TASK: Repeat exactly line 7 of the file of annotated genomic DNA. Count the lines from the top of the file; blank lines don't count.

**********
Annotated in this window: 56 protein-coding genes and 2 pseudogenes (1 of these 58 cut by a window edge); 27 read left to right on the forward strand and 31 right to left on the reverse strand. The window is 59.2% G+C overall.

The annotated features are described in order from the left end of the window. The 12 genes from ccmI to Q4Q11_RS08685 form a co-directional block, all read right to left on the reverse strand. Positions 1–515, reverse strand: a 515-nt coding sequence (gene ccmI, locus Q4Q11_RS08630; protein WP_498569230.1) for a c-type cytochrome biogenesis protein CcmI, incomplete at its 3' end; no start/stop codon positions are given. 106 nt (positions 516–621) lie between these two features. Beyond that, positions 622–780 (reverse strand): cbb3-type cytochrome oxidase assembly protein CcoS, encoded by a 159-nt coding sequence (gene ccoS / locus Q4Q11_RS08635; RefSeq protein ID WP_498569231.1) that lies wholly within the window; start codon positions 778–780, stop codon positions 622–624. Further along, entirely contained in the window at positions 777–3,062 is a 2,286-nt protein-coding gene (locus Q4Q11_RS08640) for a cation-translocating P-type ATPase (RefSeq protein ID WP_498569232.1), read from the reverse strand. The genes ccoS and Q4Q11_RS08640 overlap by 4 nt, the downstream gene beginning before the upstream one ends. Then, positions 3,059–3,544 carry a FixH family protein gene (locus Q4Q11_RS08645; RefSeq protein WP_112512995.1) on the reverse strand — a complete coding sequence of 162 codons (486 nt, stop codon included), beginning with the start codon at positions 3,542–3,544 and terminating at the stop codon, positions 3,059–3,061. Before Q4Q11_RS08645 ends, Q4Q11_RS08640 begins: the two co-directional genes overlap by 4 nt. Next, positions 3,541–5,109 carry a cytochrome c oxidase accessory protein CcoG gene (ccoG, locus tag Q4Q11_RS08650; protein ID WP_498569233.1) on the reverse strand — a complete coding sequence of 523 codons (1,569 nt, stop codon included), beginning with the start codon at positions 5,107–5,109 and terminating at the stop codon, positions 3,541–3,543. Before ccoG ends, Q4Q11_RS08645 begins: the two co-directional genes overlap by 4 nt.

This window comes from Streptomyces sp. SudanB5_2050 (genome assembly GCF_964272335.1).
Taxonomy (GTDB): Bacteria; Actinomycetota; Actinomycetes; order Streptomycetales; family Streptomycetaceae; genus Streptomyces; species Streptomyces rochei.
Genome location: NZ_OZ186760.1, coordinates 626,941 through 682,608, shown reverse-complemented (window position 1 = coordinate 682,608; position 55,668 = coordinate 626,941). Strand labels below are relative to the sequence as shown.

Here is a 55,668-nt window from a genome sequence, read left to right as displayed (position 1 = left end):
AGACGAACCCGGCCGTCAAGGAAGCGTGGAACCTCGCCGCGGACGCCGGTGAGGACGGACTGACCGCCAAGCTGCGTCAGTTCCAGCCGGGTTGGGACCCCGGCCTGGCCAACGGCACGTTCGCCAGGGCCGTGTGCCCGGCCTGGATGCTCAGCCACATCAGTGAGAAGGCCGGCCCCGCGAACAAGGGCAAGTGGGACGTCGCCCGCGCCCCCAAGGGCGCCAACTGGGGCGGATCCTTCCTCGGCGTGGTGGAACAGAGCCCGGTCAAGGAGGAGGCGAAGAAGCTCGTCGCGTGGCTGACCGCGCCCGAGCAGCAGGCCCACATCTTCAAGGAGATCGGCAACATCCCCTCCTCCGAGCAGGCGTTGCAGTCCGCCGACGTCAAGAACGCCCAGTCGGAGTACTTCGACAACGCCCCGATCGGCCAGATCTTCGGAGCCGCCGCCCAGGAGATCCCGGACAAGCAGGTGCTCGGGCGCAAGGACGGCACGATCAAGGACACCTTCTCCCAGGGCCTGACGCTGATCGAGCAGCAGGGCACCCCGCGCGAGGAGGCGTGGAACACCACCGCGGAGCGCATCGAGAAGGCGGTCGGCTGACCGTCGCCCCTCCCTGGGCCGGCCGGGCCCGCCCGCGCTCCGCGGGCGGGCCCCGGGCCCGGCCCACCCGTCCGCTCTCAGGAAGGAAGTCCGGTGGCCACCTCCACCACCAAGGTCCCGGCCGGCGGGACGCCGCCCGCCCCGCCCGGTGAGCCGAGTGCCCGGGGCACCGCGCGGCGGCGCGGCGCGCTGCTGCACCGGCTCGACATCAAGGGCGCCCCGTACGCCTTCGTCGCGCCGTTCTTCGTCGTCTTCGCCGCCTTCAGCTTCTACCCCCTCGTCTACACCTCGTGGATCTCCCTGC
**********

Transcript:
AGACGAACCCGGCCGTCAAGGAAGCGTGGAACCTCGCCGCGGACGCCGGTGAGGACGGACTGACCGCCAAGCTGCGTCAGTTCCAGCCGGGTTGGGACCCCGGCCTGGCCAACGGCACGTTCGCCAGGGCCGTGTGCCCGGCCTGGATGCTCAGCCACATCAGTGAGAAGGCCGGCCCCGCGAACAAGGGCAAGTGGGACGTCGCCCGCGCCCCCAAGGGCGCCAACTGGGGCGGATCCTTCCTCGGCGTGGTGGAACAGAGCCCGGTCAAGGAGGAGGCGAAGAAGCTCGTCGCGTGGCTGACCGCGCCCGAGCAGCAGGCCCACATCTTCAAGGAGATCGGCAACATCCCCTCCTCCGAGCAGGCGTTGCAGTCCGCCGACGTCAAGAACGCCCAGTCGGAGTACTTCGACAACGCCCCGATCGGCCAGATCTTCGGAGCCGCCGCCCAGGAGATCCCGGACAAGCAGGTGCTCGGGCGCAAGGACGGCACGATCAAGGACACCTTCTCCCAGGGCCTGACGCTGATCGAGCAGCAGGGCACCCCGCGCGAGGAGGCGTGGAACACCACCGCGGAGCGCATCGAGAAGGCGGTCGGCTGACCGTCGCCCCTCCCTGGGCCGGCCGGGCCCGCCCGCGCTCCGCGGGCGGGCCCCGGGCCCGGCCCACCCGTCCGCTCTCAGGAAGGAAGTCCGGTGGCCACCTCCACCACCAAGGTCCCGGCCGGCGGGACGCCGCCCGCCCCGCCCGGTGAGCCGAGTGCCCGGGGCACCGCGCGGCGGCGCGGCGCGCTGCTGCACCGGCTCGACATCAAGGGCGCCCCGTACGCCTTCGTCGCGCCGTTCTTCGTCGTCTTCGCCGCCTTCAGCTTCTACCCCCTCGTCTACACCTCGTGGATCTCCCTGC